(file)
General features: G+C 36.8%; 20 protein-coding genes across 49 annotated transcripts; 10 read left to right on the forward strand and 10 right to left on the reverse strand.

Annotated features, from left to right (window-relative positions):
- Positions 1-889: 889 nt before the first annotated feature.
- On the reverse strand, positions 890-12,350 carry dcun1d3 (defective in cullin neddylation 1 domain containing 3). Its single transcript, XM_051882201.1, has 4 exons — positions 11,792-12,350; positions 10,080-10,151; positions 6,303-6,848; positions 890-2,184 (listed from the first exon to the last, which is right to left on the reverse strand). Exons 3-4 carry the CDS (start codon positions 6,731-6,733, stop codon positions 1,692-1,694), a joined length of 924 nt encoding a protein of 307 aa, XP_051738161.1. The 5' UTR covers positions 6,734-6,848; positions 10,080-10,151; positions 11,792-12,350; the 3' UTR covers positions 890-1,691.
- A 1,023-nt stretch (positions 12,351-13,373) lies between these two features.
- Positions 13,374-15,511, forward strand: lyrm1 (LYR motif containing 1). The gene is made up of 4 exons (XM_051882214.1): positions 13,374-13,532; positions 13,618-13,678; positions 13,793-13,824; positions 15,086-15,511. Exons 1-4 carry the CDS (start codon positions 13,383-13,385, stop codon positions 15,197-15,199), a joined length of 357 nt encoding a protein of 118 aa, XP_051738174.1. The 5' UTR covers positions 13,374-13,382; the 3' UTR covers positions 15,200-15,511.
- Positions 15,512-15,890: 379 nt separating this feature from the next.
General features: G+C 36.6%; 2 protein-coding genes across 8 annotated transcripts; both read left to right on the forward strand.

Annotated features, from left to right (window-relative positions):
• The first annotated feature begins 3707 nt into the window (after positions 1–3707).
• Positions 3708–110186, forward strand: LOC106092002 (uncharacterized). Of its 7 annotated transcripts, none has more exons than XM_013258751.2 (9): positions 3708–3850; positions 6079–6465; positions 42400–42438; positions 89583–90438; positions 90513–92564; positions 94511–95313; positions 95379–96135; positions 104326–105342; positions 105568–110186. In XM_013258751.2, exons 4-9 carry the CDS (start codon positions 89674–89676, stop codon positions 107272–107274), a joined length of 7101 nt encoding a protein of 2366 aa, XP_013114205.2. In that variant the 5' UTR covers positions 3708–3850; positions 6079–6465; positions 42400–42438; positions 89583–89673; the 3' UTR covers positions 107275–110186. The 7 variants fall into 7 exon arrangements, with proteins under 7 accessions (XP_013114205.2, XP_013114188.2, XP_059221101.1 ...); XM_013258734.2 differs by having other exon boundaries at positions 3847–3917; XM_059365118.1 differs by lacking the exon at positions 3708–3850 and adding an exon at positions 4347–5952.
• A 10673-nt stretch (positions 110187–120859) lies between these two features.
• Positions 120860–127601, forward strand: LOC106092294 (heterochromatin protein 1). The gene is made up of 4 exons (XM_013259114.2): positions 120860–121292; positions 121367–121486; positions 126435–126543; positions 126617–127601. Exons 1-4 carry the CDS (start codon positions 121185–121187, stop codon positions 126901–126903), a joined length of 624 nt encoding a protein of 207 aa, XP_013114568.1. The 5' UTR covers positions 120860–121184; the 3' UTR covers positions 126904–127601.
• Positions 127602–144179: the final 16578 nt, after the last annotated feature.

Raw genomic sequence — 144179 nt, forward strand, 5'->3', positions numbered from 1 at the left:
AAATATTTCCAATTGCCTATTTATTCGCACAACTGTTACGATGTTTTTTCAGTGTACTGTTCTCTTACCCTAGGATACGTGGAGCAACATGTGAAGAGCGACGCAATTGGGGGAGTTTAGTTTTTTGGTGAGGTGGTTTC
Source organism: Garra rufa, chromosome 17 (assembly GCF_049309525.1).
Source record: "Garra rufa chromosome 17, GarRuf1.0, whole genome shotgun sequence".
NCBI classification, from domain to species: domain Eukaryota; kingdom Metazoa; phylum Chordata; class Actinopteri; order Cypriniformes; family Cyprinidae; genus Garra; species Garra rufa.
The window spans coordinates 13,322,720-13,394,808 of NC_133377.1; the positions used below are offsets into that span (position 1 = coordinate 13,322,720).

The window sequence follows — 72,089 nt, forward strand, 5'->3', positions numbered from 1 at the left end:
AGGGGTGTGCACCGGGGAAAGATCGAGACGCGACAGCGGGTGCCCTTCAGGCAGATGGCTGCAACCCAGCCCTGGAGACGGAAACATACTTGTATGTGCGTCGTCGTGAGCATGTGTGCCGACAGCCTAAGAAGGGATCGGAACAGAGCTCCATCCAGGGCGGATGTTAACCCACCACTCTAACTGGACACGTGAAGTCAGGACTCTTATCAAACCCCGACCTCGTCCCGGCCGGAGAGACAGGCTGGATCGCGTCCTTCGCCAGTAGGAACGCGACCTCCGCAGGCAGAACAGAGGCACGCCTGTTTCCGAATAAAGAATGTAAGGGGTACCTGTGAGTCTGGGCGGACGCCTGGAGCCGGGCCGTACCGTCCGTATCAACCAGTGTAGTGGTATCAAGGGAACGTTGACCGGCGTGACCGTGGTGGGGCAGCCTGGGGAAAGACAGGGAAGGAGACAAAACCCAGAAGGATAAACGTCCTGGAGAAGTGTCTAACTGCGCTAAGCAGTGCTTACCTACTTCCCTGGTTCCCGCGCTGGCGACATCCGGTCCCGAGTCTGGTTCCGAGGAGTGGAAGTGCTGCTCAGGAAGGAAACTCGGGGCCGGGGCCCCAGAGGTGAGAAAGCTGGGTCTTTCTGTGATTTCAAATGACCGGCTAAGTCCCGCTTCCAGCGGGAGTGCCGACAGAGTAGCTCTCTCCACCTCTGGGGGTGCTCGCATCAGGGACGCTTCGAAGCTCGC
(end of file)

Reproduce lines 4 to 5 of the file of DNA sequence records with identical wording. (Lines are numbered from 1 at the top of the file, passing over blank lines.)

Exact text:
- On the reverse strand, positions 890-12,350 carry dcun1d3 (defective in cullin neddylation 1 domain containing 3). Its single transcript, XM_051882201.1, has 4 exons — positions 11,792-12,350; positions 10,080-10,151; positions 6,303-6,848; positions 890-2,184 (listed from the first exon to the last, which is right to left on the reverse strand). Exons 3-4 carry the CDS (start codon positions 6,731-6,733, stop codon positions 1,692-1,694), a joined length of 924 nt encoding a protein of 307 aa, XP_051738161.1. The 5' UTR covers positions 6,734-6,848; positions 10,080-10,151; positions 11,792-12,350; the 3' UTR covers positions 890-1,691.
- A 1,023-nt stretch (positions 12,351-13,373) lies between these two features.